From Rome 2012: Miike’s Lesson of the Evil

The young Rome film festival brings out the Asian madness for its 7th edition. Japanese filmmaker Takashi Miike was over there for the international premiere of the high-school gore-fest Lesson of the Evil.

A short round-up of the international reviews;


The film is about a popular english teacher, who turns out to be a killer… The character is played by actor Hideaki Ito, whose performance is said to be “not entirely convincing” according to the Screen Daily, but “it will be sure to generate a certain media buzz.”

An opinion shared by The Playlist Society, the journalist writes Ito is “displaying minimal acting capabilities and an oddly scrubbed-looking face.

On the other hand, The Hollywood Reporter notes that he’s been “maliciously cast against type,” and proves to be “very much up for the schizophrenic role and its turn-arounds.” Variety thinks the same, saying that “Ito is undeniably charismatic and enjoys the role to the hilt.

Hello, it’s Mr. Perfect. BAM!


As for the character itself, he appears to be the main attraction of the film, but most reviews agree on the point that’s once his true face has been revealed, the story falls into monotony.

The Playlist Society explains, “sacrificing narrative coherence for gore and spectacle is a forgivable crime, but not when you allow that goriness to become humdrum and uninspired in execution,” because at some point it’s not enough to watch “identical kids die identically,” as “we need to kind of know who they are, in order for their deaths to have any shock value.

In the same vein, Screen Daily mentions that “character development goes out of the window,” as soon as the teacher’s nature is revealed, he’s “unable to feel remorse, empathy, or much else, he becomes a calculating killing machine and the only questions are who, when, where and how.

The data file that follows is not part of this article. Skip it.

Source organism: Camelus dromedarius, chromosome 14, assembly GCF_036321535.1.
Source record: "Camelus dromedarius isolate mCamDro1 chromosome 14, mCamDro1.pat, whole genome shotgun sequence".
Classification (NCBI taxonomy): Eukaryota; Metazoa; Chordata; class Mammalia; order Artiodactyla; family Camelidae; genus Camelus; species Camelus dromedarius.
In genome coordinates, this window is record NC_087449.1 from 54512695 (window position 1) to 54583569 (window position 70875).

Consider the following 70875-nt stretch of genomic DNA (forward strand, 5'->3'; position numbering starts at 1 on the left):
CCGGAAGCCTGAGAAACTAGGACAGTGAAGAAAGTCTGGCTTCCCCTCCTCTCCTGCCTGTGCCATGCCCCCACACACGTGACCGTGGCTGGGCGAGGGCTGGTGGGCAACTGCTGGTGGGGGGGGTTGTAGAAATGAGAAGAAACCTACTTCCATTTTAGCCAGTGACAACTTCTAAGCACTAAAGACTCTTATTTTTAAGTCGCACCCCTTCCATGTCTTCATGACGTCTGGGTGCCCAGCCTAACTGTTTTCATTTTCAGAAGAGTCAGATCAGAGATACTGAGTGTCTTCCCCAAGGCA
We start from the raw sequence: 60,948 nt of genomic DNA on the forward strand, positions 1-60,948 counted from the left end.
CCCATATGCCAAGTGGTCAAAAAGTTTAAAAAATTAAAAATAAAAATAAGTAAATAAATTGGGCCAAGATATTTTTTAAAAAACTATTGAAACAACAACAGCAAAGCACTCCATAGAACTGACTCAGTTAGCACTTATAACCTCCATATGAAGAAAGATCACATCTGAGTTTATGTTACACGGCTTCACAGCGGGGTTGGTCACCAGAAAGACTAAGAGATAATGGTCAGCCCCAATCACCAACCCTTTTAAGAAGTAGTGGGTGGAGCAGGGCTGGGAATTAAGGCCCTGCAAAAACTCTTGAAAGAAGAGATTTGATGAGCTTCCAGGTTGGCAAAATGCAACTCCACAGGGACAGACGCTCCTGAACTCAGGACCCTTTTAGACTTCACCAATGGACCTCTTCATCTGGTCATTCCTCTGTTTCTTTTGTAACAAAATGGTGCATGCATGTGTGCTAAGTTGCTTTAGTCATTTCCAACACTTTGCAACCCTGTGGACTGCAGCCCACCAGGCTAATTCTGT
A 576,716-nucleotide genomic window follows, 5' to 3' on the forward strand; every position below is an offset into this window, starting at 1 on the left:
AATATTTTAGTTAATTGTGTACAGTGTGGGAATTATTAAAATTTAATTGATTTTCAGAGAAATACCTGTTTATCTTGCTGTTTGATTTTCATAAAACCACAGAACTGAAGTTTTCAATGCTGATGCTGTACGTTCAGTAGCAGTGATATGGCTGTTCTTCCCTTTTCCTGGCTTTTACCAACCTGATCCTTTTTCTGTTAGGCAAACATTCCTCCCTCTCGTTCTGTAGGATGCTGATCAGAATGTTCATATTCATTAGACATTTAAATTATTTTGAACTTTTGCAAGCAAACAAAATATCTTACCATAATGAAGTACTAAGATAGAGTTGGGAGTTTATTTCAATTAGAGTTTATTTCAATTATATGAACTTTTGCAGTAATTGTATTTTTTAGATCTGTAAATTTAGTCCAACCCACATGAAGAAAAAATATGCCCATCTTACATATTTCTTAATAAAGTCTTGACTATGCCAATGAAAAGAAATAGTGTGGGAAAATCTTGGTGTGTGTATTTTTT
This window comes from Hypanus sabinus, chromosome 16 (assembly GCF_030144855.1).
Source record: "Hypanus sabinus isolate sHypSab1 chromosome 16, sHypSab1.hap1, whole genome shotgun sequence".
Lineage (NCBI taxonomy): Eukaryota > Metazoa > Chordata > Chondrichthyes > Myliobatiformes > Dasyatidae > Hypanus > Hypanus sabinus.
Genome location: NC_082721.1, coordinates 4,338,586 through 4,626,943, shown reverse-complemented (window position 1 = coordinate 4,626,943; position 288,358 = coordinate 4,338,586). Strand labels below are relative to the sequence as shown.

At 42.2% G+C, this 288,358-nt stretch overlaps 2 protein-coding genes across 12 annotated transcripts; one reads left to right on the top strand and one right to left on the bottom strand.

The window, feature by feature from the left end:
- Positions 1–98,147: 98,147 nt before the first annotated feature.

What about the gore-fest? The Hollywood Reporter points out that in the second hour, “the director unleashes non-stop mayhem that should hook young fans thirsty for bloodshed in the classroom,” where “each murder is imaginatively kinky, and happily takes place off-screen.

After having mentioned the narrative issues, The Playlist Society uses the word “gratuitous” to describe the violence.

And surprisingly, Variety plays the moral card, “there’s something particularly troubling about a gleeful gorefest that climaxes with high-school students being mowed down by a psychopath,” saying that element is precisely “objectionable.” The writer briefly mentions the Breivik massacre to make his point.

Innocent happy Japanese teenagers?


Miike knows how to put together a good-looking, well-made package, and there’s nothing to fault him with technically, except for the aforementioned overuse of ‘Mack the Knife’,” says Variety.

And <The Hollywood Reporter thinks that “all the tech work is first rate, even though one wishes a good part of the last hour could have stayed on the cutting room floor.” Adding some insightful details, “using muted, subdued colors and surprisingly classical filmmaking, Miike lulls viewers into a false sense of security.” Good to know!


In the end, it’s “a horror film undone by a fatal lack of suspense and the sheer haste with which script and package were clearly assembled” according to Screen Daily.

Lesson of the Evil is “nothing more than a slick slasher pic of debatable merit” concludes Variety, and the headline of The Playlist Society’s review speaks of an “overlong & incoherent” film that “is sadly more bore than gore.

(it would appear Lesson of the Evil is the international title, it sounds weird though)

AKA 悪の教典, Aku no Kyoten (2012)

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